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Prime Minister's Statement in Lok Sabha on the debate on the Prime Minister's recent visits abroad

New Delhi
July 29, 2009
(Press Information Bureau)

Madam Speaker, I am very grateful to Shri Yashwant Sinha, Shri Mulayam Singhji, Shri Sharad Yadavji for their comments on the Joint Statement that was issued after Sharm-el-Sheikh and also for what I said in the G-8 meetings in Italy. I will cover all the points and clarify all the issues. 

Madam Speaker, as I have said many times before, we cannot wish away the fact that Pakistan is our neighbour. We should be good neighbours. If we live in peace, as good neighbours do, both of us can focus our energies on many problems that confront our people, our acute poverty which afflicts millions and millions of people in South Asia. If there is cooperation between us, and not conflict, vast opportunities will open up for trade, travel and development that will create prosperity in both countries. 

It is, therefore, in our vital interest to make sincere efforts to live in peace with Pakistan. But despite the best of intentions, we cannot move forward if terrorist attacks launched from Pakistani soil continue to kill and injure our citizens, here and abroad. That is the national position and I stand by that. 

Madam, I have said time and again and I repeat it right now again. It is impossible for any Government in India to work towards full normalisation of relations with Pakistan unless the Government of Pakistan fulfils, in letter and spirit, its commitment not to allow its territory to be used in any manner for terrorist activities against India.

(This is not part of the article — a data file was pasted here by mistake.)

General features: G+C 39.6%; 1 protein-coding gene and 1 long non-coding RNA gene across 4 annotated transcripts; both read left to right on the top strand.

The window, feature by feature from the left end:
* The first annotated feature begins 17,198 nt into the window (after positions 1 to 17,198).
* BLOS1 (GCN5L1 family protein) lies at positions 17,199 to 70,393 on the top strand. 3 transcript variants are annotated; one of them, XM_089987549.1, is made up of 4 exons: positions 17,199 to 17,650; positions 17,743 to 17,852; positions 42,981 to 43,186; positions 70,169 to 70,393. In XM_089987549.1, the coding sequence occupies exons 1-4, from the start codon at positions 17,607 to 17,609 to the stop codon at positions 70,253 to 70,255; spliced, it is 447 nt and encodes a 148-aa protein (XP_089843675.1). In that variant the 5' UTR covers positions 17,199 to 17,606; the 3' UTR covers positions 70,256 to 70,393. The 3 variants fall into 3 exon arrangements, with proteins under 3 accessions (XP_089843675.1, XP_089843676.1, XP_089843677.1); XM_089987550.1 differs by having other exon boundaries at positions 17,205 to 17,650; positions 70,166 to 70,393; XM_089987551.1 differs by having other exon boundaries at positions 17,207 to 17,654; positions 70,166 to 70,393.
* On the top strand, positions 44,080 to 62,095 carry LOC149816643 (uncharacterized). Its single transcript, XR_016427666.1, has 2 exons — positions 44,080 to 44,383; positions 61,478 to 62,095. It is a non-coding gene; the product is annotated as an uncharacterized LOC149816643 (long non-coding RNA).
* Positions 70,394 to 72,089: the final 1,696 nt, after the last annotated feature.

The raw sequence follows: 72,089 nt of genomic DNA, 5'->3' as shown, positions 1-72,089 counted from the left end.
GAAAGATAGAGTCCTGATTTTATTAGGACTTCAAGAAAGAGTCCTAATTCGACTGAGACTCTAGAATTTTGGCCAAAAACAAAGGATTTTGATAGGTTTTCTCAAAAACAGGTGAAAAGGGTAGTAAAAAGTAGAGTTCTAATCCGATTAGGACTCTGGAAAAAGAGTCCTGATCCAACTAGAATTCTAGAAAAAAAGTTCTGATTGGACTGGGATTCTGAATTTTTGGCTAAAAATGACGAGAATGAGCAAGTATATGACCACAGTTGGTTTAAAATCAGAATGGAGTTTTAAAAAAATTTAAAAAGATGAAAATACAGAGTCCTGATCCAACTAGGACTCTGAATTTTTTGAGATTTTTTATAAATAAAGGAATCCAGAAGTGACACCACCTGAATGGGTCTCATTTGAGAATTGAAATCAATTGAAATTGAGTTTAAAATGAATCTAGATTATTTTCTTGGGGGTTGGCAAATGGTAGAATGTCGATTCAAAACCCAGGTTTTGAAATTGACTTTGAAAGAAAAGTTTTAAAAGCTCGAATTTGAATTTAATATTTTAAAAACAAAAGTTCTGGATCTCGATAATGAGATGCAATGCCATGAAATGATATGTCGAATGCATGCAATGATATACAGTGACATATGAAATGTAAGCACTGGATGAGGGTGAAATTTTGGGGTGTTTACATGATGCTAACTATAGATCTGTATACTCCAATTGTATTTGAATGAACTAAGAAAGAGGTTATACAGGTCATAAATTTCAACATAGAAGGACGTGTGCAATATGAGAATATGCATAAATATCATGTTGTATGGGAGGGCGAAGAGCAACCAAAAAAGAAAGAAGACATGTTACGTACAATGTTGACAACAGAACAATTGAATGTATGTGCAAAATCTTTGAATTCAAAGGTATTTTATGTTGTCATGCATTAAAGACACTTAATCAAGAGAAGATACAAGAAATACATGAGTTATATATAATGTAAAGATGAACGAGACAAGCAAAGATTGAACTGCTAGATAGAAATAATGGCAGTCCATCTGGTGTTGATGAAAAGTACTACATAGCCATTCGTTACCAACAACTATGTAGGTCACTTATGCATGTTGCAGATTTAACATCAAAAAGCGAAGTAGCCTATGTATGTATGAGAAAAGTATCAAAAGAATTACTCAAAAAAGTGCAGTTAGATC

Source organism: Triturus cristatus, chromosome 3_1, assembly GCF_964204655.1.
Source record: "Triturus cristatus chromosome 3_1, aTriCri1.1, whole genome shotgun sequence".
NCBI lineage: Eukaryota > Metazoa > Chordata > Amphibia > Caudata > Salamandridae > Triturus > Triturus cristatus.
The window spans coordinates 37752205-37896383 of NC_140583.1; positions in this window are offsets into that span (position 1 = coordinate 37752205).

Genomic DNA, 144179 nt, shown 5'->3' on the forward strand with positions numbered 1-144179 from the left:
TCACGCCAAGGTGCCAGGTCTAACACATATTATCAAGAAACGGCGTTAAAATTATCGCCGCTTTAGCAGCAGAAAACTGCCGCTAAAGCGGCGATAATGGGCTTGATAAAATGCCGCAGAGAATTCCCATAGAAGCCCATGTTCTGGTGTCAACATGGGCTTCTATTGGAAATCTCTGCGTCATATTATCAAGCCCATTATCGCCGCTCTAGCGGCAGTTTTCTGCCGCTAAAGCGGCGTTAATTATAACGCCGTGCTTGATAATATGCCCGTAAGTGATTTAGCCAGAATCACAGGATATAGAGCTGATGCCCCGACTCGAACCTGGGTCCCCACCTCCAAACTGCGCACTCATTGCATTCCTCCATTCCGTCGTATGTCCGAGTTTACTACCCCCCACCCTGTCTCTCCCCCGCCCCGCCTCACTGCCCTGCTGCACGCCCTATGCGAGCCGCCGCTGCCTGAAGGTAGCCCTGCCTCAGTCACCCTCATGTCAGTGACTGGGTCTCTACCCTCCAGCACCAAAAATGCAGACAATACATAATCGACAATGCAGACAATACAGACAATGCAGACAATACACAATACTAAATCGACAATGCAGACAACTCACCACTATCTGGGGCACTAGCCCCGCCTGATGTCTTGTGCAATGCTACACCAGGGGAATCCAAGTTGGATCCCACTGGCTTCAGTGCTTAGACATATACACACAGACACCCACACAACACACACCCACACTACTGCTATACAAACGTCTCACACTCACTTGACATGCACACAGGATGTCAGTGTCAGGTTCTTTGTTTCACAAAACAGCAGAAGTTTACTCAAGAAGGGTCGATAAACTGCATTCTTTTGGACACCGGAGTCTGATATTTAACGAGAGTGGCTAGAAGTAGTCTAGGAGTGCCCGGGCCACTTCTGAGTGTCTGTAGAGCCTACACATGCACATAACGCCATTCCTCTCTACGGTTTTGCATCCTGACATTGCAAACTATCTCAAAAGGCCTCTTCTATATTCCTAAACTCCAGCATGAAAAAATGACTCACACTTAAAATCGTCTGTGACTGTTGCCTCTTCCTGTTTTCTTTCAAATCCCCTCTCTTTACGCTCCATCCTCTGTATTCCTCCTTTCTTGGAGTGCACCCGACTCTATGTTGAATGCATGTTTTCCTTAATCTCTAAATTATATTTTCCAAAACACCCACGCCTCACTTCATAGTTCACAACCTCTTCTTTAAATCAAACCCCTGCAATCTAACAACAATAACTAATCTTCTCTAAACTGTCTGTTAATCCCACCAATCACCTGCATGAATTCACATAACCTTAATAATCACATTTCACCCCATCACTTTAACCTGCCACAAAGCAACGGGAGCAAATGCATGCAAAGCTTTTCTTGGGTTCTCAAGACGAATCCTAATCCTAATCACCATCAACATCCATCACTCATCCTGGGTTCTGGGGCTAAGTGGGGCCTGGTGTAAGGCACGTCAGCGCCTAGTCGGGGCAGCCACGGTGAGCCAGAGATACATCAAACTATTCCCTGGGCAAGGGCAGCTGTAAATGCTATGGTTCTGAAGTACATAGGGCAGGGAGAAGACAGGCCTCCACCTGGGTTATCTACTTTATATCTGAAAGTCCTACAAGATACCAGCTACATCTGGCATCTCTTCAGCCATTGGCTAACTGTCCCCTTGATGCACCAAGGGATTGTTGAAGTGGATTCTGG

This was a commitment, as my friend, Shri Yashwant Sinha mentioned, made to my distinguished predecessor, Shri Atal Bihari Vajpayee, and it has been repeated to me in every meeting I have had with the Pakistani leadership. The people of India expect these assurances to be honoured and this Government recognises that as the common national consensus. 

Madam, the attack on Mumbai last November outraged our nation and cast a deep shadow over our relation with Pakistan. The reality and the horror of it were brought into Indian homes over three traumatic days that still haunt us. The people of India demand that this must never happen again.